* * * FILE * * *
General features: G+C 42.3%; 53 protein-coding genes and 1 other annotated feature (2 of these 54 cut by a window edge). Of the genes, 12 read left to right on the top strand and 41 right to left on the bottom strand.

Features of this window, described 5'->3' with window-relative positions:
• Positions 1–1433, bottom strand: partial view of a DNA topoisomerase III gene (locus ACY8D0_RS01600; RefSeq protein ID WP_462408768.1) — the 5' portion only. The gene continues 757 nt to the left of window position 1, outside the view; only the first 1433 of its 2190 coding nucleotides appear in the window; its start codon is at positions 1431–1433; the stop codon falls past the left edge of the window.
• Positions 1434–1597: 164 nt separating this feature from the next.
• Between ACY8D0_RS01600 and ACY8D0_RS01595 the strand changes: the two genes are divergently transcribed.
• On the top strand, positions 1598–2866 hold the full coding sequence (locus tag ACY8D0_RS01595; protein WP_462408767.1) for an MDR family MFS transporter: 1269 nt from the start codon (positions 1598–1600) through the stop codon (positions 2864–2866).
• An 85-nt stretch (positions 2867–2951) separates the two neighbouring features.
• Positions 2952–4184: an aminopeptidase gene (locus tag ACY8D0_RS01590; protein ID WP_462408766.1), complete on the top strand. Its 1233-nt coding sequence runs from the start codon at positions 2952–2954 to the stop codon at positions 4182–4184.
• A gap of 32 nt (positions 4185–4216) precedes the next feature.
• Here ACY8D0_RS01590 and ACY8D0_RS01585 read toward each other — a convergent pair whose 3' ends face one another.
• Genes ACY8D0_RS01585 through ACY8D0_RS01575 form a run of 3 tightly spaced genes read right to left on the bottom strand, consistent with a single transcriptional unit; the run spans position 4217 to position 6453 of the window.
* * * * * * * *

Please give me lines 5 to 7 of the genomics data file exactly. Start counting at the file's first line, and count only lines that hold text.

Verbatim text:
• Between ACY8D0_RS01600 and ACY8D0_RS01595 the strand changes: the two genes are divergently transcribed.
• On the top strand, positions 1598–2866 hold the full coding sequence (locus tag ACY8D0_RS01595; protein WP_462408767.1) for an MDR family MFS transporter: 1269 nt from the start codon (positions 1598–1600) through the stop codon (positions 2864–2866).
• An 85-nt stretch (positions 2867–2951) separates the two neighbouring features.